Dallas, TX

"He blames me and keeps interrupting me; I want my marriage back," wife on husband

Amy Christie

*This article is a work of nonfiction based on actual events recounted to me by a friend who witnessed them firsthand; used with permission

A relationship started in a romantic way, including a special proposal and a wedding to remember, won't stay the same unless both partners make an effort to keep in touch with what they each need and want.

What do you do when your partner not only takes you for granted but also dedicates their time to pointing out your every fault and feels like everything can be blamed on you?

Is there any chance for things to improve, or will being patient only bring you more of the same thing?

My friend Denise has been married to her husband Jim for eight years. They have two daughters together, and she's a stay-at-home mom. Denise gave up on her job after their second daughter was born and has since looked after their little girls while keeping the house tidy and preparing meals for everyone.

"I could still work when we had just one daughter, but with two kids, it was just too difficult to keep it up. I thought about finding some part-time work, but Jim said I didn't have to because his salary was enough to cover all our expenses," Denise said.

In the first few months of staying home in Dallas, Texas, her relationship with her husband stayed the same, but slowly she noticed something was different.

"It wasn't what he said. He was still nice and brought me flowers. But I felt like he thought I no longer had activities that mattered, even if he cared about our little girls and me. He didn't share what he was working on and kept telling me what to cook or which plate to serve the meals on," Denise said.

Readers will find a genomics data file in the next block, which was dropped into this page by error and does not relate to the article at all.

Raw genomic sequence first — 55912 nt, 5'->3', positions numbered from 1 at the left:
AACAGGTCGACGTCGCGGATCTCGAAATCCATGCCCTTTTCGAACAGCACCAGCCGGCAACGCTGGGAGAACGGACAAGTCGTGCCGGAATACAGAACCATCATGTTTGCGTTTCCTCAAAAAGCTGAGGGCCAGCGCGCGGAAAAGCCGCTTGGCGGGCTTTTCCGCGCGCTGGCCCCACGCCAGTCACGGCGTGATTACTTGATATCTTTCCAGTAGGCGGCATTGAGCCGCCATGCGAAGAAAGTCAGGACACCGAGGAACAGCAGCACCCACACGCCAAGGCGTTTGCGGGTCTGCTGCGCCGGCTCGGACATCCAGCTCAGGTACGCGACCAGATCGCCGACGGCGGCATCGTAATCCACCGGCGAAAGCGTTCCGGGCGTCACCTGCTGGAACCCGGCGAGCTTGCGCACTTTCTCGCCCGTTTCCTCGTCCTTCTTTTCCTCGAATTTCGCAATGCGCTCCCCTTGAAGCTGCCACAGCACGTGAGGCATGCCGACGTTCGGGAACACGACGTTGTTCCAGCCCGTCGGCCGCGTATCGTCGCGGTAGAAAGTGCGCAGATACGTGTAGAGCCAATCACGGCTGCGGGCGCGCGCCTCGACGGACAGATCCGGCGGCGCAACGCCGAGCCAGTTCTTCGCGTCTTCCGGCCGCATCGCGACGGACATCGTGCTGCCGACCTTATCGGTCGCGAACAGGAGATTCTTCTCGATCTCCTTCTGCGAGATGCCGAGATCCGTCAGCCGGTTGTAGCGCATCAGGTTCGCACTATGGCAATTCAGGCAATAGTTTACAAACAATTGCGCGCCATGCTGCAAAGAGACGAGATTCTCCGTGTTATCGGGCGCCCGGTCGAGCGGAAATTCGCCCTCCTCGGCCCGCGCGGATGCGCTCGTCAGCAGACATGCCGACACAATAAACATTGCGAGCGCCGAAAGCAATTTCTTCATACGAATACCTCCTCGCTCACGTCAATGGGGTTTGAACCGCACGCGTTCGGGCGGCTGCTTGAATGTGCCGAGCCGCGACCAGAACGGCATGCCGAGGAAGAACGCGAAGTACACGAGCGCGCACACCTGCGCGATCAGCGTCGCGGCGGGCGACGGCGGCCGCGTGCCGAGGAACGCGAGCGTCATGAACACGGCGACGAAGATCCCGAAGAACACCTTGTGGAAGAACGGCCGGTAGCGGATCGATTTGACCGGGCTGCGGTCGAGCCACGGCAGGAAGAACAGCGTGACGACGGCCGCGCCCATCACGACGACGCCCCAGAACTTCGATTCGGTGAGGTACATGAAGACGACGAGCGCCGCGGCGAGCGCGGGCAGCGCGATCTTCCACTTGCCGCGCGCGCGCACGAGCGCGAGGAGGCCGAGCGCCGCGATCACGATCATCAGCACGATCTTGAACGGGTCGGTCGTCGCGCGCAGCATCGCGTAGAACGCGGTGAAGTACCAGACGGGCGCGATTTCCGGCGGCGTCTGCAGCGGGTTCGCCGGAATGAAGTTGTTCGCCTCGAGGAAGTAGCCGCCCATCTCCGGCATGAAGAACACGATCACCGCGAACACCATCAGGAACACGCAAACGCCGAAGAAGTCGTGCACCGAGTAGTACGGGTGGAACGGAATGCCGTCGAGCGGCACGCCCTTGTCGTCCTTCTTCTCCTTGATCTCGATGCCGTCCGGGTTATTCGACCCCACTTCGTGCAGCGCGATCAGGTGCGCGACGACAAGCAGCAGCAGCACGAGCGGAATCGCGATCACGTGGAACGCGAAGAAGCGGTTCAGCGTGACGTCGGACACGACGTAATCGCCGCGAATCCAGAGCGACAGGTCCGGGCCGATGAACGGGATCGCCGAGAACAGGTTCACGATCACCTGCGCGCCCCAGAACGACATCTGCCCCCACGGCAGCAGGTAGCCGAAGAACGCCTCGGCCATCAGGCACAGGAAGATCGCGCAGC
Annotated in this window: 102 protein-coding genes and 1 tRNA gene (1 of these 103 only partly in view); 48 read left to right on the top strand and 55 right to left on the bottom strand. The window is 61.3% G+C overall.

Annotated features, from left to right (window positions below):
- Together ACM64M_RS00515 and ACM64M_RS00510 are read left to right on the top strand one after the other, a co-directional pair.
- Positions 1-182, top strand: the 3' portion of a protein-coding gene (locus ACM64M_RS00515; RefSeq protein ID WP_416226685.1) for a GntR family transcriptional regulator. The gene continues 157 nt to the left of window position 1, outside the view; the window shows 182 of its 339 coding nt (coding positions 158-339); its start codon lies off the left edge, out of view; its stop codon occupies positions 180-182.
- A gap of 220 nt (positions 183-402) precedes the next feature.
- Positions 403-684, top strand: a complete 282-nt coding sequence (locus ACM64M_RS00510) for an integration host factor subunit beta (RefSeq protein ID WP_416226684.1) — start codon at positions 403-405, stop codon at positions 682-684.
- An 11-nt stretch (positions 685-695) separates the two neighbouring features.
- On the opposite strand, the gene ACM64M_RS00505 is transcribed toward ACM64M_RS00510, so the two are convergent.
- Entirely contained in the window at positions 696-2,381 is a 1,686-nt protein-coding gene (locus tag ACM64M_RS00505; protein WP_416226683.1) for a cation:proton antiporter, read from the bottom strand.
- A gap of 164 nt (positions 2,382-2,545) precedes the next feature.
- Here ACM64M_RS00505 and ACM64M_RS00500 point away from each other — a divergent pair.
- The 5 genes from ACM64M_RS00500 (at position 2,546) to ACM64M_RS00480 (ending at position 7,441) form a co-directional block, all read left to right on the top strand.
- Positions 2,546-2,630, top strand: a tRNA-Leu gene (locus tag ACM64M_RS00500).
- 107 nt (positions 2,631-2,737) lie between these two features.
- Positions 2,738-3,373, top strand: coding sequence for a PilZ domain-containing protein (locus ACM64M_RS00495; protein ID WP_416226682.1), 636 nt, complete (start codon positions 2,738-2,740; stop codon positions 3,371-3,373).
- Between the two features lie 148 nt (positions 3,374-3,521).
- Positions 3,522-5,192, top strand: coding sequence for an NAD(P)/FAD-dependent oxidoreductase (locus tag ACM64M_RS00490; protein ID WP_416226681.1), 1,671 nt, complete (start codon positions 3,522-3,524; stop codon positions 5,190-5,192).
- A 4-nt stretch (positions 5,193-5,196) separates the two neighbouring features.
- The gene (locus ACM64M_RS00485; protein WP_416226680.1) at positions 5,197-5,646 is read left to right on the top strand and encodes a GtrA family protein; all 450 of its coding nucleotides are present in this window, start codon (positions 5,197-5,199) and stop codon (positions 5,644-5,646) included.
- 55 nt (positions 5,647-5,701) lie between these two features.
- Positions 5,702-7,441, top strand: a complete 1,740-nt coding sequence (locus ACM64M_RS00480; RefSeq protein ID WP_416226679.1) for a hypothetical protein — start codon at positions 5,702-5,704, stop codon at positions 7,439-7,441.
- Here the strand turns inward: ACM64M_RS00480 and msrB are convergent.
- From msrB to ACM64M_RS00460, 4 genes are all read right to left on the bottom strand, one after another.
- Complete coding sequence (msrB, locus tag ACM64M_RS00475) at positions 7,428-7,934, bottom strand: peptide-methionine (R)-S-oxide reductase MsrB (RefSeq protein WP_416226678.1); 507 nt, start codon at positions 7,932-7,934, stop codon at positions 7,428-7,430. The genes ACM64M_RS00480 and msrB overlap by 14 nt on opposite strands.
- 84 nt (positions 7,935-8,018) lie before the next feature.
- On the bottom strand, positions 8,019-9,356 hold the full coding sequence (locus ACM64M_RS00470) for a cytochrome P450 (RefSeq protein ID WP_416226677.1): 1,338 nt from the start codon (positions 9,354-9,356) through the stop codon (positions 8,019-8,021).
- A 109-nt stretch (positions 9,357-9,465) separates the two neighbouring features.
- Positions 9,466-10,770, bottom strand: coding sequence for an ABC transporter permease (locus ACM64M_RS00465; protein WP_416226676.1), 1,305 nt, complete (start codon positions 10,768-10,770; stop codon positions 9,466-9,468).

As time went by, the mom noticed Jim didn't take her opinion into account when deciding on things for their family. He didn't even consult her when he changed the furniture or when he got new carpets for the living room.

"He behaved like he could determine everything by himself because now he was the only one with a salary. It was so unfair, and I wanted different colors and sometimes other types of couches. But whenever I said anything about it, he said I should be grateful I have the chance to stay home and be with the girls when there are so many single moms struggling out there. I know he supported us, and I appreciated that. But I felt like I didn't matter, and it was upsetting," Denise said.

She decided to be patient and wait for her husband to change the way he behaved. Unfortunately, waiting didn't do anything to improve their family situation. Instead, their relationship got even worse as he began questioning whether she really did everything right as a housewife.

Gradually, he found fault with her cooking, and then looked for dust in different places, and even told her their daughters' clothes were not the right colors.

"He disliked the seasoning; he said the meat was overdone. He couldn't stand baked fish, my fries were never crunchy enough, the eggs didn't smell good, and I spent so much time in the kitchen just to see him frown and sometimes refuse to eat. And he never lets me finish what I'm saying if I try to explain that the food is actually ok," Denise said.

She's uncomfortable with the way things are, but she doesn't want to lose her family. On the other hand, she doesn't think it's ok for her daughters to see their dad treating their mom like this.

"That's not the kind of relationship I want them to expect later on. I talked to him and asked him to be nicer and to take me into account, but he only criticized me some more on the days I brought it up. He blames me and keeps interrupting me; I want my marriage back," Denise shared.

She talked to her parents about her husband's reactions, but they don't think it's something to worry about. In their opinion, Denise is overreacting because she has too much free time, and being at home makes her focus too much on Jim's opinion.

What do you think about this situation? Is the way Jim treats his wife ok, or should he stop blaming her for things and listen carefully to what she has to say? Should Denise keep waiting for him to change, or is it time to get a divorce and go on with her life, possibly find another partner who values her and sets a good example for her daughters?

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Amy Christie is a passionate writer and journalist, always striving to bring out the positive and create meaningful connections.

Dallas, TX

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